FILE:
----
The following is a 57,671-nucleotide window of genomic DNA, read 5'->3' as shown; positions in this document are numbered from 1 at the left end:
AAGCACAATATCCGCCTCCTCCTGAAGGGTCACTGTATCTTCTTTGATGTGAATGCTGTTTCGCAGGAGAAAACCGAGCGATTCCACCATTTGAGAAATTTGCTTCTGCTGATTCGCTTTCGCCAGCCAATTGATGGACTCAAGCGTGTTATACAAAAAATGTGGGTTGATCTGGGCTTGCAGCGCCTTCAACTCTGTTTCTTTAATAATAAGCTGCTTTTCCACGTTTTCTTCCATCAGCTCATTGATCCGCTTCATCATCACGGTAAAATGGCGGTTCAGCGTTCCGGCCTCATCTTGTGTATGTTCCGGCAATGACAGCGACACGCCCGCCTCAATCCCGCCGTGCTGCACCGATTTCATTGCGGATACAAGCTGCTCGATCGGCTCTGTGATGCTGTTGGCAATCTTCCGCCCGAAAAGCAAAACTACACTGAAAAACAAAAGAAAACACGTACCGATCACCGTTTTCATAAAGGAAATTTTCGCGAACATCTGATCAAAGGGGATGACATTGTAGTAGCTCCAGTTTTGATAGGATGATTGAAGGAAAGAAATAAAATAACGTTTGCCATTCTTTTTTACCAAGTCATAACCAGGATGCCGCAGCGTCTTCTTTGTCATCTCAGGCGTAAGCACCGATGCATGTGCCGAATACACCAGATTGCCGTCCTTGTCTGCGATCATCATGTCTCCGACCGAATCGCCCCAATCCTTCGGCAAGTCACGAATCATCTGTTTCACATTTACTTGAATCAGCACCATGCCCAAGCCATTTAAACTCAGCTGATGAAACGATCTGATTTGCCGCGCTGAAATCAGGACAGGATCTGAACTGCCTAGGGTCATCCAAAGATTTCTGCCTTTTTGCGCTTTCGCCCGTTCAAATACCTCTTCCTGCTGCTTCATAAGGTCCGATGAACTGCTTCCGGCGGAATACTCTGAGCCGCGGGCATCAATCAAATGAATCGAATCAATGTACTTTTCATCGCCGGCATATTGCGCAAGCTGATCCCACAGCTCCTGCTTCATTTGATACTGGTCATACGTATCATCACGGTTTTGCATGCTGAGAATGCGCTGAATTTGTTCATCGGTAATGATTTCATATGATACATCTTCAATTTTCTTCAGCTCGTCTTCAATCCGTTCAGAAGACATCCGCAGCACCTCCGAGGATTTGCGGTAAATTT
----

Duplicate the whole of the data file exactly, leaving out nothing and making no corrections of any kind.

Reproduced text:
The following is a 57,671-nucleotide window of genomic DNA, read 5'->3' as shown; positions in this document are numbered from 1 at the left end:
AAGCACAATATCCGCCTCCTCCTGAAGGGTCACTGTATCTTCTTTGATGTGAATGCTGTTTCGCAGGAGAAAACCGAGCGATTCCACCATTTGAGAAATTTGCTTCTGCTGATTCGCTTTCGCCAGCCAATTGATGGACTCAAGCGTGTTATACAAAAAATGTGGGTTGATCTGGGCTTGCAGCGCCTTCAACTCTGTTTCTTTAATAATAAGCTGCTTTTCCACGTTTTCTTCCATCAGCTCATTGATCCGCTTCATCATCACGGTAAAATGGCGGTTCAGCGTTCCGGCCTCATCTTGTGTATGTTCCGGCAATGACAGCGACACGCCCGCCTCAATCCCGCCGTGCTGCACCGATTTCATTGCGGATACAAGCTGCTCGATCGGCTCTGTGATGCTGTTGGCAATCTTCCGCCCGAAAAGCAAAACTACACTGAAAAACAAAAGAAAACACGTACCGATCACCGTTTTCATAAAGGAAATTTTCGCGAACATCTGATCAAAGGGGATGACATTGTAGTAGCTCCAGTTTTGATAGGATGATTGAAGGAAAGAAATAAAATAACGTTTGCCATTCTTTTTTACCAAGTCATAACCAGGATGCCGCAGCGTCTTCTTTGTCATCTCAGGCGTAAGCACCGATGCATGTGCCGAATACACCAGATTGCCGTCCTTGTCTGCGATCATCATGTCTCCGACCGAATCGCCCCAATCCTTCGGCAAGTCACGAATCATCTGTTTCACATTTACTTGAATCAGCACCATGCCCAAGCCATTTAAACTCAGCTGATGAAACGATCTGATTTGCCGCGCTGAAATCAGGACAGGATCTGAACTGCCTAGGGTCATCCAAAGATTTCTGCCTTTTTGCGCTTTCGCCCGTTCAAATACCTCTTCCTGCTGCTTCATAAGGTCCGATGAACTGCTTCCGGCGGAATACTCTGAGCCGCGGGCATCAATCAAATGAATCGAATCAATGTACTTTTCATCGCCGGCATATTGCGCAAGCTGATCCCACAGCTCCTGCTTCATTTGATACTGGTCATACGTATCATCACGGTTTTGCATGCTGAGAATGCGCTGAATTTGTTCATCGGTAATGATTTCATATGATACATCTTCAATTTTCTTCAGCTCGTCTTCAATCCGTTCAGAAGACATCCGCAGCACCTCCGAGGATTTGCGGTAAATTT